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No Coal No Gas activists

Climate activists with the No Coal, No Gas movement stand outside Merrimack County Superior County in Concord, New Hampshire in March 2022 as their trial over a coal blockade begins. (Photo: No Coal, No Gas)

Sentenced for Coal Blockade, Climate Activists Vow to 'Continue to Do What Must Be Done'

"The judge seemed more concerned that these non-violent activists disrupted profits than the fact that the continued use of coal is causing irreparable harm to the planet," said one supporter.

Julia Conley

After being sentenced to four to six months in a county jail and thousands of dollars in fines for participating in a coal train blockade in New Hampshire more than two years ago, four climate campaigners say they will be "undeterred by these sentences" and will continue to fight the use of fossil fuels by powerful profit-driven corporations.

The activists are members of the grassroots No Coal, No Gas campaign in New England, which organized a blockade of a train that was shipping 10,000 tons of coal to Merrimack Station power plant in Bow, New Hampshire in December 2019.

Convicted of criminal trespass and railroad trespass, Dana Dwinell-Yardley and Daniel Flynn were sentenced Friday to four months in a county jail while Johnny Sanchez and Jonathan O'Hara were sentenced to six months. They were also ordered to pay more than $6,200 to PanAm Railways in restitution and fines totaling $5,580.

The campaign halted the train at three different locations, delaying the shipment by several hours.

Prosecutors focused largely on the fact that the No Coal, No Gas campaign is part of a larger climate justice movement, while Judge Andrew Schulman of the Merrimack County Superior Court did not allow the defense to present evidence explaining the campaign and the history and efficacy of other social movements.

"These defendants are part of a movement," said defense attorney Logan Perkins at the sentencing, which followed a three-day jury trial in March. "[That fact] is significant and we would have welcomed the opportunity to tell you more about the significance of that in a competing harms hearing, or in a competing harms defense presentation in which we would have been permitted to discuss how the science of social change has clearly identified the power of nonviolent social movements to effect change where all other approaches fail. We asked permission to share this and were denied."

"If a self-proclaimed sympathetic judge can't look beyond the status quo and the absolute protection of the industries that are actively endangering all of our futures, then we are in dire straits."

During the trial in March, Perkins and the judge disagreed over the relevance of other social movements including the fight for civil and voting rights from Black Americans, with Schulman claiming that nonviolent action like the train blockade was not warranted as a response to the climate emergency and the continued use of coal at Merrimack Station—the last coal-fired power plant in New England.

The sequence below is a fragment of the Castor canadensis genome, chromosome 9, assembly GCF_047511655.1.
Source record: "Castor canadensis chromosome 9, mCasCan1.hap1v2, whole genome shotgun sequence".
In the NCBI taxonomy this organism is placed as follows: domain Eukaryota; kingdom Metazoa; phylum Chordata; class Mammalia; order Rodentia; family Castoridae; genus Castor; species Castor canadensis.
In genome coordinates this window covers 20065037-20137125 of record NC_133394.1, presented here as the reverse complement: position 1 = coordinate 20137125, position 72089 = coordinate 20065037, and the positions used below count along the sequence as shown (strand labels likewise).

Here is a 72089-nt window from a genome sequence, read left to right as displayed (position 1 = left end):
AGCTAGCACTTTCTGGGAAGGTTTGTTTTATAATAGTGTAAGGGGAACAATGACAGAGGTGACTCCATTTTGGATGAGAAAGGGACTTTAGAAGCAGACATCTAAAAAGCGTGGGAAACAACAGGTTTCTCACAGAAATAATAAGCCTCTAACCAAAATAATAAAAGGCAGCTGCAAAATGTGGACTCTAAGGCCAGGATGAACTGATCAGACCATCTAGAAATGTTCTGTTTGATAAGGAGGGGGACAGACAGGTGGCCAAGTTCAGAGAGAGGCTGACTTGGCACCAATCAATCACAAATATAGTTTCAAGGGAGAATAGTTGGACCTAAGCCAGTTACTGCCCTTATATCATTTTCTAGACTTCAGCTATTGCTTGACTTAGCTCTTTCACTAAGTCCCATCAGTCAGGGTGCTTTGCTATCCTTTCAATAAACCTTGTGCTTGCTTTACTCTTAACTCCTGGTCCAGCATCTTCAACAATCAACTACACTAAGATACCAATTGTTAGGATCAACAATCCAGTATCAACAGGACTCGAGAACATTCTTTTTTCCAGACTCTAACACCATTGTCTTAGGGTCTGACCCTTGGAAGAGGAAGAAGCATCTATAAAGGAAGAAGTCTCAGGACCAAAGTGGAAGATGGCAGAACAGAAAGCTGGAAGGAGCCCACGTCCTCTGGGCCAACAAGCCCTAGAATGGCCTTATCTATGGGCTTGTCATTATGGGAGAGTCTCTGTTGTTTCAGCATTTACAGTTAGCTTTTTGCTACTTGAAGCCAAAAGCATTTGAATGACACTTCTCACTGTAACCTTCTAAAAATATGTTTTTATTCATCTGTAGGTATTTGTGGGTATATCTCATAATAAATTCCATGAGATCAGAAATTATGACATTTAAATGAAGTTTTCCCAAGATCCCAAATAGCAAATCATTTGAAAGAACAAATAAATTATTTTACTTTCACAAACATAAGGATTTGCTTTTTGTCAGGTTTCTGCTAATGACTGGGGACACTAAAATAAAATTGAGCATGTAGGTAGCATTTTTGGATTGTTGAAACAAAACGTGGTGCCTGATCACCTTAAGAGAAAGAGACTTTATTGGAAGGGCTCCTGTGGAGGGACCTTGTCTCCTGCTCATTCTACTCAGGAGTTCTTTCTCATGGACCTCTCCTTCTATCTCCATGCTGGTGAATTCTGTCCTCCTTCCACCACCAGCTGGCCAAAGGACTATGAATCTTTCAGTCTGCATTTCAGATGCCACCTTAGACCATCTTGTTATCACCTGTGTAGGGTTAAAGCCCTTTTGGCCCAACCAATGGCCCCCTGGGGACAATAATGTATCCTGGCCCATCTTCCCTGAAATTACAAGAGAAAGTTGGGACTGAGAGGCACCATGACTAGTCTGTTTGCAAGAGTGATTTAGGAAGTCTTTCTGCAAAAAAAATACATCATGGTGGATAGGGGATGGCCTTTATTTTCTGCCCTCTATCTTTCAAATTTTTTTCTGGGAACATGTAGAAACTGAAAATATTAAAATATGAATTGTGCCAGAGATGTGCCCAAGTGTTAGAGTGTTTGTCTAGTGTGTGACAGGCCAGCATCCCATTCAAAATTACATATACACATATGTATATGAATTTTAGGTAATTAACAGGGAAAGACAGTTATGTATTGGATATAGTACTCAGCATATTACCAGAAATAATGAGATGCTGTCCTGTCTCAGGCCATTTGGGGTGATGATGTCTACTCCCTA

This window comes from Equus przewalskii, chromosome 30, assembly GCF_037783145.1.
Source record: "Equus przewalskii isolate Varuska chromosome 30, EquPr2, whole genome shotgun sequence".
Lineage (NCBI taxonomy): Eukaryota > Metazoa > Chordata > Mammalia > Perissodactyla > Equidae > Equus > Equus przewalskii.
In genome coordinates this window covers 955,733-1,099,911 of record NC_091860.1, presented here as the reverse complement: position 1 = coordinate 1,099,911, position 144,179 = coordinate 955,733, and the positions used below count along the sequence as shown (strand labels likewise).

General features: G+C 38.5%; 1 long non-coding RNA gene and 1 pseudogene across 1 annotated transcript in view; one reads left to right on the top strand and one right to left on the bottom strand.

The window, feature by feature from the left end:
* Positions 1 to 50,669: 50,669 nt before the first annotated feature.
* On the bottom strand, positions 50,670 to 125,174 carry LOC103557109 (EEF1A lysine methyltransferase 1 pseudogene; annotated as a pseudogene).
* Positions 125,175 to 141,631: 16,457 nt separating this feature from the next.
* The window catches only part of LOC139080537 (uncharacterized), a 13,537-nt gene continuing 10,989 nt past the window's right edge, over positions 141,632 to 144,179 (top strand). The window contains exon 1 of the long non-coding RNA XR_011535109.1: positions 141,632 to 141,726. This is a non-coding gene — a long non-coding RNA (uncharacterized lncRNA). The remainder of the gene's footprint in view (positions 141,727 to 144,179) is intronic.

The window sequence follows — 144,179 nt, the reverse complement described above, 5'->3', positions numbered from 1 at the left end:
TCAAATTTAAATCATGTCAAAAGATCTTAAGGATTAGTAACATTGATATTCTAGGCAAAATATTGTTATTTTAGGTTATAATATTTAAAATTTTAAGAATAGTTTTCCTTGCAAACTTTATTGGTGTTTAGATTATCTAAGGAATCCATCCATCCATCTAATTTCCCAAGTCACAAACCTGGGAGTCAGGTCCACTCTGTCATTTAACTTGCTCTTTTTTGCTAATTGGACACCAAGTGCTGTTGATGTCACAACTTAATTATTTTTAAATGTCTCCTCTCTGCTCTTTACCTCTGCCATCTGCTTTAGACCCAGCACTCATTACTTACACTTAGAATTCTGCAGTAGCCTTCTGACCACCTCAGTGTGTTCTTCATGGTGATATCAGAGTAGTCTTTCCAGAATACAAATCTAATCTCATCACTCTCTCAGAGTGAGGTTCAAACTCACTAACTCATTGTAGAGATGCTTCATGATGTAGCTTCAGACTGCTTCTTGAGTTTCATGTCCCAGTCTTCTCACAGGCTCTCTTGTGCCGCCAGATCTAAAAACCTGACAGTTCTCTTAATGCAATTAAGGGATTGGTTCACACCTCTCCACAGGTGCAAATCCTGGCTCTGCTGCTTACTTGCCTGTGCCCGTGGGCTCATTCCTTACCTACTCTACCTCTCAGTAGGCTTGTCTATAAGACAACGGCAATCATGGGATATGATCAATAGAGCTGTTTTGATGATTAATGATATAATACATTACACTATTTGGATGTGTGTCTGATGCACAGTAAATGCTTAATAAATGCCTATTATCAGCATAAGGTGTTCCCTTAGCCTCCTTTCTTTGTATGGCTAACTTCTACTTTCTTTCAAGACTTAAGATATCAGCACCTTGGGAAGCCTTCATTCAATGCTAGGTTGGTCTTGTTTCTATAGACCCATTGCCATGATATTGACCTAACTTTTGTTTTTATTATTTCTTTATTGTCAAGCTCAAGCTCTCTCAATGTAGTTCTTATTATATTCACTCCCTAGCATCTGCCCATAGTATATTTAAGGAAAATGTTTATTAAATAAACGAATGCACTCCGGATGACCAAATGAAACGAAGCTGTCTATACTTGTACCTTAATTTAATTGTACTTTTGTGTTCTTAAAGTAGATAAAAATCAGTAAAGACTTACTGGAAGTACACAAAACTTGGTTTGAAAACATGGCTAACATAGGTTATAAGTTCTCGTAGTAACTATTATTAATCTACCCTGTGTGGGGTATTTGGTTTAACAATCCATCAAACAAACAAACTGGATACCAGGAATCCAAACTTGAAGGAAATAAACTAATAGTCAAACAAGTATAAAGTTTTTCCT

O'Hara said in a statement that he was not surprised by the judge's sentence, which he called "absolutely clarifying about the state of climate action in the country."

"I came here today hoping for justice, but not expecting justice, and I got what I expected," said O'Hara. "If a self-proclaimed sympathetic judge can't look beyond the status quo and the absolute protection of the industries that are actively endangering all of our futures, then we are in dire straits."

O'Hara added that he and his co-defendants and supporters would be undeterred by Schulman's decision.

"It's this fortitude and grounding in a sense of justice and rightness that will power us to continue to do what must be done," he said.

The defendants spoke at the sentencing about the effects Merrimack Station has on its community.

Noting that in one hour of burning coal, Merrimack Station emits as much carbon as the average American does in 26 years, Sanchez asked the judge, "Does justice look like allowing coal to still be burned in New England when we know the consequences? When we know that it contributes to higher rates of lung disease? Cardiac disease? To cancer? When we know it contributes to rapidly increasing global temperatures? To food insecurity? To fires?"

"That is why, back in December of 2019, I believed, as I do right now, that every second that we stopped those trains from delivering thousands of tons of harmful and unnecessary coal was my moral obligation," he said.

Kendra Ford, a Unitarian Universalist minister and member of No Coal, No Gas, said the sentence reflects how "our legal system doesn't seem to be able to respond to current circumstances."

"The urgency of climate collapse is terrifying, and yet the court's decisions today is focused on protecting profits for companies in the fossil fuel industry," Ford said. "The judge seemed more concerned that these non-violent activists disrupted profits than the fact that the continued use of coal is causing irreparable harm to the planet."

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